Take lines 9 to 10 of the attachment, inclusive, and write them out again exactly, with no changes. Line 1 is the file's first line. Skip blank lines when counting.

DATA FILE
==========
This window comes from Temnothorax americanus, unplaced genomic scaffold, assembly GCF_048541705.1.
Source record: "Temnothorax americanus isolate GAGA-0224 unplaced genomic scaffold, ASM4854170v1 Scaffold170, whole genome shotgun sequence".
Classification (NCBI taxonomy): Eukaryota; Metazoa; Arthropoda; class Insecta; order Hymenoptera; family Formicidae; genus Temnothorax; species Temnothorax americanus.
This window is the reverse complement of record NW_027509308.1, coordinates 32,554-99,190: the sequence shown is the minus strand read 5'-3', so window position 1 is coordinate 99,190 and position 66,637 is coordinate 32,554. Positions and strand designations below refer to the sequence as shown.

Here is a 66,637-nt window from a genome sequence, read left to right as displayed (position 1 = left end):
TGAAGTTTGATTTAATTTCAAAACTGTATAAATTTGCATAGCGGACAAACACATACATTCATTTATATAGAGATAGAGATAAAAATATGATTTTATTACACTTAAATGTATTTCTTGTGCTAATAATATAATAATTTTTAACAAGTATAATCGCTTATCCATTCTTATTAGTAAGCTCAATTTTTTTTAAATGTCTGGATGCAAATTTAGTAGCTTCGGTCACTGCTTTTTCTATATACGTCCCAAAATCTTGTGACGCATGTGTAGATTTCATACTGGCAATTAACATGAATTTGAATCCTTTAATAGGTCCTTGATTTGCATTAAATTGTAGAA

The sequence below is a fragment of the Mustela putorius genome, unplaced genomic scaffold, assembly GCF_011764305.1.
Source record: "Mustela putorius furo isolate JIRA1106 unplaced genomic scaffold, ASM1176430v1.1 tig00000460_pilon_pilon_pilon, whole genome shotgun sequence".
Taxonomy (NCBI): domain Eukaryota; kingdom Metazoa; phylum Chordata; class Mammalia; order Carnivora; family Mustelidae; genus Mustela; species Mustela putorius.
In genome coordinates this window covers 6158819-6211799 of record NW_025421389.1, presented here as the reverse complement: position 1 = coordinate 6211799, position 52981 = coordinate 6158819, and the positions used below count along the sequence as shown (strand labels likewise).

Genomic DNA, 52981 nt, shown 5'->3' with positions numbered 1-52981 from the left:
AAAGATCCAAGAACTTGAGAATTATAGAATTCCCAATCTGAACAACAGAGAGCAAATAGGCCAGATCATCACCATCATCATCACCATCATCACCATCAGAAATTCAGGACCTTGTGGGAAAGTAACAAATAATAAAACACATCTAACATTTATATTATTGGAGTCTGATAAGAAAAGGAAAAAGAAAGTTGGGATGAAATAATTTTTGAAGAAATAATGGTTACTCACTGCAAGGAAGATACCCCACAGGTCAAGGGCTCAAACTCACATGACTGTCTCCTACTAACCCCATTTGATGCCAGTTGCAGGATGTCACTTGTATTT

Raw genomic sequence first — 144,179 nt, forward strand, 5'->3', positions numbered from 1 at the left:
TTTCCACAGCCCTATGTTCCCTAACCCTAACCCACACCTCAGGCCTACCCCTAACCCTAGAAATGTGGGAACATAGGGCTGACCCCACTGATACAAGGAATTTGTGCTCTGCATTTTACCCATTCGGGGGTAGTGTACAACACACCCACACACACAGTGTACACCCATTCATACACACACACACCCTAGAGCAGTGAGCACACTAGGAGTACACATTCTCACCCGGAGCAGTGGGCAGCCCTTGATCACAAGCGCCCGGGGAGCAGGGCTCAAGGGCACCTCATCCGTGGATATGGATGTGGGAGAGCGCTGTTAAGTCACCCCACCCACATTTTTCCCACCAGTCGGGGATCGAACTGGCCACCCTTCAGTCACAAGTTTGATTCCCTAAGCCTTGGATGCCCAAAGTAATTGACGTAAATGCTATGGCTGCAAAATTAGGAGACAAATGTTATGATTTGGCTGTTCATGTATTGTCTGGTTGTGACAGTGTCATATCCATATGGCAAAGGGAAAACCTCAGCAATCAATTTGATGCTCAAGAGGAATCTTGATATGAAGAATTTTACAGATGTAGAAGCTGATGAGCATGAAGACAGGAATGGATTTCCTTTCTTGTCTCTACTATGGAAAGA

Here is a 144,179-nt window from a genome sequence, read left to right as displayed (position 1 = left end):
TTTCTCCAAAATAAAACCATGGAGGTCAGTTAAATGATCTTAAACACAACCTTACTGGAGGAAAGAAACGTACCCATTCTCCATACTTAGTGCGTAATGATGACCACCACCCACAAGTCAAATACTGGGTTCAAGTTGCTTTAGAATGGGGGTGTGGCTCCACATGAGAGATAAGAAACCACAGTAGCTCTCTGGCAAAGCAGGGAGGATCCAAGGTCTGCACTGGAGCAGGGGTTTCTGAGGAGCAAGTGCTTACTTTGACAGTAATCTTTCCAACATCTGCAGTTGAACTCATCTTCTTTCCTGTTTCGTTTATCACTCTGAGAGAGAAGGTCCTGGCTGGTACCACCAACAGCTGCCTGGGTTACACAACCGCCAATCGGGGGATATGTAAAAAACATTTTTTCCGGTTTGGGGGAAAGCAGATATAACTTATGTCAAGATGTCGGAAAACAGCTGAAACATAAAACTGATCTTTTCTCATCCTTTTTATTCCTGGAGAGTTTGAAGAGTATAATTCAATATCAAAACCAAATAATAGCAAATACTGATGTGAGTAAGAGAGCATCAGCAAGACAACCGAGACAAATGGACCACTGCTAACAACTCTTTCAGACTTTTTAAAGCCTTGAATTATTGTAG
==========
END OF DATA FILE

Taxonomy (NCBI): domain Eukaryota; kingdom Metazoa; phylum Chordata; class Mammalia; order Carnivora; family Mustelidae; genus Mustela; species Mustela putorius.
In genome coordinates this window covers 6158819-6211799 of record NW_025421389.1, presented here as the reverse complement: position 1 = coordinate 6211799, position 52981 = coordinate 6158819, and the positions used below count along the sequence as shown (strand labels likewise).